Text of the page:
The joys of childhood are endless, especially when you consider that children are armed with the greatest gift in the world-imagination. In an article from last year, I talked about the way my children were navigating through the various stages of childhood. Months later, it’s amazing to see how they have grown. My youngest son no longer eats the remote control. He’s swapped that behavior for pretend phone calls using an old cell phone case. My middle child is establishing his independence and if given the chance will wander fearlessly into anything-he likes to pretend that the tree and grass in front of our home are really a part of the tropical rain forest. My oldest son loves to dance and often imagines that he is one of the dancers in the Dance Central 3 video game-he even dresses for the part!
Regardless of their aging, for now, one thing remains consistent: their willingness to use their extremely active imaginations. With all of the high tech electronic devices to which they generally have access, from game systems to tablets, to smart phones, to computers, my little boys still find enjoyment in playing with a cardboard box. Yes, a cardboard box! And I know this same thing to be true for many other kids. I’ve seen that cardboard box transform into anything from a car, to a space ship, to a house, or an oddly shaped pet cat. It’s quite amazing, when you really think of it.
Sadly, as we get older, we often detach from the things in ourselves that allow us that kind of inhibition. As we watch young people play, we remember the times when we felt that free to have fun. We wonder when we lost that ability. While it’s not feasible for adults to completely resume childlike exploration, there are definitely a few valuable lessons that we can take from the cardboard box experience.
Everything doesn’t always need to be so complex.
Sometimes we unwittingly make things far more complicated than they need to be. We all know someone who is guilty of this (including myself). My weakness is birthday parties. For my youngest child’s first birthday, I literally turned my home in to Gabba Land. All the kids wanted to do was…well, play with a cardboard box. As my band instructor Mr. Strother used to say, “KISS it. Keep it simple silly.”
Find joy in the little things.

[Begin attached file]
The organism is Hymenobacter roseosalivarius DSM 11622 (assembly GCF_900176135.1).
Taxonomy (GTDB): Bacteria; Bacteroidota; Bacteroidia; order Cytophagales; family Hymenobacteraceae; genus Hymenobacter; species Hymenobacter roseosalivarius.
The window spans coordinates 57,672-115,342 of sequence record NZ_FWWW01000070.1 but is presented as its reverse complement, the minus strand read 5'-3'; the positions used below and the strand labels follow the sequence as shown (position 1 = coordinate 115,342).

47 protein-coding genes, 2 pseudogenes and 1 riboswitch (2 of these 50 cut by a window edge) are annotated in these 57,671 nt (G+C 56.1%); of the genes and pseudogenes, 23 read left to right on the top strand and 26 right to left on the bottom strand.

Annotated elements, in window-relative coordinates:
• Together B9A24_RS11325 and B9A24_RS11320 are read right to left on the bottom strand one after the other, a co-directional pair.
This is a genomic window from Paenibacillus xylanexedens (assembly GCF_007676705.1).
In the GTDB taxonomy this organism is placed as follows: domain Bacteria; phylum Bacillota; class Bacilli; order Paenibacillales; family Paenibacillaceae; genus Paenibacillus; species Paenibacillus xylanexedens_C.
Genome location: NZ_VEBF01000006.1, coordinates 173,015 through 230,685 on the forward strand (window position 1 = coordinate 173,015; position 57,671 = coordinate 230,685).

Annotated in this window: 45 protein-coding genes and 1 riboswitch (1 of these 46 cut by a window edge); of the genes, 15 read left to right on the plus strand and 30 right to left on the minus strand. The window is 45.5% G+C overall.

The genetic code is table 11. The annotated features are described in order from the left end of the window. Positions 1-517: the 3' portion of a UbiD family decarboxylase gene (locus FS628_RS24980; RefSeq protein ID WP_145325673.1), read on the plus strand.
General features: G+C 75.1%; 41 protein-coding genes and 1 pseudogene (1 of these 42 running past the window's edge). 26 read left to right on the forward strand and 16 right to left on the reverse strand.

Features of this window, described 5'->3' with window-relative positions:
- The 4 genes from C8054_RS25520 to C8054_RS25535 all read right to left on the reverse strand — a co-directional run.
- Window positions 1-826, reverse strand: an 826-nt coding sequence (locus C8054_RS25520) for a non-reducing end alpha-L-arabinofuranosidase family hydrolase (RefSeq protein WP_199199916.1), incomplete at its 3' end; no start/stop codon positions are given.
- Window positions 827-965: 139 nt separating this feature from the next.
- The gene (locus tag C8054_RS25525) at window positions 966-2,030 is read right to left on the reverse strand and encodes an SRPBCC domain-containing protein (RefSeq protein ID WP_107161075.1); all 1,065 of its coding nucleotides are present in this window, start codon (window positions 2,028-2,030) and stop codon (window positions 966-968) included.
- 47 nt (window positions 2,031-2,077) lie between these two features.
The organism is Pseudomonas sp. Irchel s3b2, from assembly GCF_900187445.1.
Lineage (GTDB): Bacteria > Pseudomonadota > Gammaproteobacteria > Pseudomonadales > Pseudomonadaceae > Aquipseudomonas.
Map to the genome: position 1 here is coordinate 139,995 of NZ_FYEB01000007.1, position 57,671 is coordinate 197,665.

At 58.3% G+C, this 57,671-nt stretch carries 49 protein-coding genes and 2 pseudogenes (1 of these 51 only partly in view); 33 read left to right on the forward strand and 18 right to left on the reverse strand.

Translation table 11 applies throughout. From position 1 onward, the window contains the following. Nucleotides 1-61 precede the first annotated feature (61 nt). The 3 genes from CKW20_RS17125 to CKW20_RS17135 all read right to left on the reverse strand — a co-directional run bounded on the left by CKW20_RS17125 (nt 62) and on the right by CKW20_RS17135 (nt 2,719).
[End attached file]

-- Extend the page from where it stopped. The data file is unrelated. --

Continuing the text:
There are always going to be the big rocks and hurdles in life. Try focusing on the simple things that bring you joy-a hug from your mom, a kiss from your little one, a bowl of chocolate ice cream
Have fun no matter where you are and play like no one is watching.
Why? Because life is just easier when you toss in a little bit of fun. And the best fun is the kind that is spontaneous and easy and free.
So the next time you find yourself stuck in the rut that can sometimes come along with adulthood, think about the joy you either knew in childhood or the joy you experience now as you witness the free-flowing imagination in the children you know. Then run directly to the nearest cardboard box and pretend it’s a space ship.
This article is intended for general education purposes only and is not intended to be a substitute for professional counseling or medical care. If you are interested in seeking professional counseling, please contact The Stone Foundation by clicking here, or by phone at 410-296-2004.
Melissa Brooks-Cuffee holds two Bachelor of Science degrees from Towson University: one in Psychology, the other in English. She has sustained memberships with both the Psi Chi and Lambda Iota Tau honor fraternities, and is currently pursuing a Master of Fine Arts in Creative Writing and Publishing Arts from the University of Baltimore. Melissa also volunteers with E-buddies.
Over the last several years, Melissa has assumed various administrative roles within the healthcare and mental healthcare field. She demonstrates her strong desire to help those in need by offering quality care and compassion to the population she so fervently serves. At present, Melissa maintains the positions of Administrative Assistant and Online Marketing Specialist at The Stone Foundation. She is also a featured writer for The Stone Foundation’s Weekly Wisdom Online Publication and creates the visual content posted to The Stone Foundation’s Facebook Page.